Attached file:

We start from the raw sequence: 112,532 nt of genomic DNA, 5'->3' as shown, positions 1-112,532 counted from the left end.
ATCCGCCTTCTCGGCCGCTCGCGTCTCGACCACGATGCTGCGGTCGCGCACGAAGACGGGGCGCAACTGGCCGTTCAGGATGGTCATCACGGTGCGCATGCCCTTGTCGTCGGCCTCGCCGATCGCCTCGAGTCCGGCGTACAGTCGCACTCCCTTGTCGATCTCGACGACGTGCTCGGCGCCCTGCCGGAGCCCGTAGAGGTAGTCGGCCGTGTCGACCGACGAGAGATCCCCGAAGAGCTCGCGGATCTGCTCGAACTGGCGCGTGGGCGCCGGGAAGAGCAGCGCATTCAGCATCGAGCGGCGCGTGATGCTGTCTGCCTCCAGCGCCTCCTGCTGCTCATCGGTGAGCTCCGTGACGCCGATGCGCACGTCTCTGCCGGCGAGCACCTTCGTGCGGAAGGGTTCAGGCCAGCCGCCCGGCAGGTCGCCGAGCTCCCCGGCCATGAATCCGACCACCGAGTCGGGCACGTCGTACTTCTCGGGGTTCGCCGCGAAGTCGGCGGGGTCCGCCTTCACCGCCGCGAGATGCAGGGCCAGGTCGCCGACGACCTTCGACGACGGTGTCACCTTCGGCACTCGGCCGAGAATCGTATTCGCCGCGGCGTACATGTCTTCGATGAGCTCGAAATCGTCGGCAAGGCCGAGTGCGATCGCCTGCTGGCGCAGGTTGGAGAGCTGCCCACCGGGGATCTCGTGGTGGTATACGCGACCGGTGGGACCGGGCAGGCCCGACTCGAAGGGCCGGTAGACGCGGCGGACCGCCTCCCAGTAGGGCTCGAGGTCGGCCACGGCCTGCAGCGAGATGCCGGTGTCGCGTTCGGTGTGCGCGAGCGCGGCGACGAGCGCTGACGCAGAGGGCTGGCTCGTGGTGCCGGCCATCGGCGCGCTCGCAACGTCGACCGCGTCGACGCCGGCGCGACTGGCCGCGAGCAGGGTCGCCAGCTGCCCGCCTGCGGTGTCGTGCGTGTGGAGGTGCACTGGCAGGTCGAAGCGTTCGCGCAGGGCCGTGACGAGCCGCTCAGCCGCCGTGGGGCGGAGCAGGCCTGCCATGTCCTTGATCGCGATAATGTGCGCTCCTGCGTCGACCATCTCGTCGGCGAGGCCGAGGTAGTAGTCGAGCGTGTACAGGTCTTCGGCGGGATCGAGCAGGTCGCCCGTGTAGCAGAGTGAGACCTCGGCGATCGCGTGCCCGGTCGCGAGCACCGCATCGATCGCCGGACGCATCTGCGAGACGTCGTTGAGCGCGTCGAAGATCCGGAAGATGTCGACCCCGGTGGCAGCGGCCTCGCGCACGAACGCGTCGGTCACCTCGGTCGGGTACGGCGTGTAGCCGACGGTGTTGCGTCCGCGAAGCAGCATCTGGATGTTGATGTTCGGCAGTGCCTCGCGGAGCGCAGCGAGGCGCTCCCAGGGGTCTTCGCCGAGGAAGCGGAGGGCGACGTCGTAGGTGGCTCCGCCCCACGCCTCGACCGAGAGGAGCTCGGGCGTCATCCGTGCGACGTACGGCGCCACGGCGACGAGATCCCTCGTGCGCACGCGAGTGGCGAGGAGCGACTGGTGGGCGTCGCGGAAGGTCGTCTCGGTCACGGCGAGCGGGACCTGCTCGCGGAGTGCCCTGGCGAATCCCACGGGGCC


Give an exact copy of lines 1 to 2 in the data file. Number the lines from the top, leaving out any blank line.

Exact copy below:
We start from the raw sequence: 112,532 nt of genomic DNA, 5'->3' as shown, positions 1-112,532 counted from the left end.
ATCCGCCTTCTCGGCCGCTCGCGTCTCGACCACGATGCTGCGGTCGCGCACGAAGACGGGGCGCAACTGGCCGTTCAGGATGGTCATCACGGTGCGCATGCCCTTGTCGTCGGCCTCGCCGATCGCCTCGAGTCCGGCGTACAGTCGCACTCCCTTGTCGATCTCGACGACGTGCTCGGCGCCCTGCCGGAGCCCGTAGAGGTAGTCGGCCGTGTCGACCGACGAGAGATCCCCGAAGAGCTCGCGGATCTGCTCGAACTGGCGCGTGGGCGCCGGGAAGAGCAGCGCATTCAGCATCGAGCGGCGCGTGATGCTGTCTGCCTCCAGCGCCTCCTGCTGCTCATCGGTGAGCTCCGTGACGCCGATGCGCACGTCTCTGCCGGCGAGCACCTTCGTGCGGAAGGGTTCAGGCCAGCCGCCCGGCAGGTCGCCGAGCTCCCCGGCCATGAATCCGACCACCGAGTCGGGCACGTCGTACTTCTCGGGGTTCGCCGCGAAGTCGGCGGGGTCCGCCTTCACCGCCGCGAGATGCAGGGCCAGGTCGCCGACGACCTTCGACGACGGTGTCACCTTCGGCACTCGGCCGAGAATCGTATTCGCCGCGGCGTACATGTCTTCGATGAGCTCGAAATCGTCGGCAAGGCCGAGTGCGATCGCCTGCTGGCGCAGGTTGGAGAGCTGCCCACCGGGGATCTCGTGGTGGTATACGCGACCGGTGGGACCGGGCAGGCCCGACTCGAAGGGCCGGTAGACGCGGCGGACCGCCTCCCAGTAGGGCTCGAGGTCGGCCACGGCCTGCAGCGAGATGCCGGTGTCGCGTTCGGTGTGCGCGAGCGCGGCGACGAGCGCTGACGCAGAGGGCTGGCTCGTGGTGCCGGCCATCGGCGCGCTCGCAACGTCGACCGCGTCGACGCCGGCGCGACTGGCCGCGAGCAGGGTCGCCAGCTGCCCGCCTGCGGTGTCGTGCGTGTGGAGGTGCACTGGCAGGTCGAAGCGTTCGCGCAGGGCCGTGACGAGCCGCTCAGCCGCCGTGGGGCGGAGCAGGCCTGCCATGTCCTTGATCGCGATAATGTGCGCTCCTGCGTCGACCATCTCGTCGGCGAGGCCGAGGTAGTAGTCGAGCGTGTACAGGTCTTCGGCGGGATCGAGCAGGTCGCCCGTGTAGCAGAGTGAGACCTCGGCGATCGCGTGCCCGGTCGCGAGCACCGCATCGATCGCCGGACGCATCTGCGAGACGTCGTTGAGCGCGTCGAAGATCCGGAAGATGTCGACCCCGGTGGCAGCGGCCTCGCGCACGAACGCGTCGGTCACCTCGGTCGGGTACGGCGTGTAGCCGACGGTGTTGCGTCCGCGAAGCAGCATCTGGATGTTGATGTTCGGCAGTGCCTCGCGGAGCGCAGCGAGGCGCTCCCAGGGGTCTTCGCCGAGGAAGCGGAGGGCGACGTCGTAGGTGGCTCCGCCCCACGCCTCGACCGAGAGGAGCTCGGGCGTCATCCGTGCGACGTACGGCGCCACGGCGACGAGATCCCTCGTGCGCACGCGAGTGGCGAGGAGCGACTGGTGGGCGTCGCGGAAGGTCGTCTCGGTCACGGCGAGCGGGACCTGCTCGCGGAGTGCCCTGGCGAATCCCACGGGGCC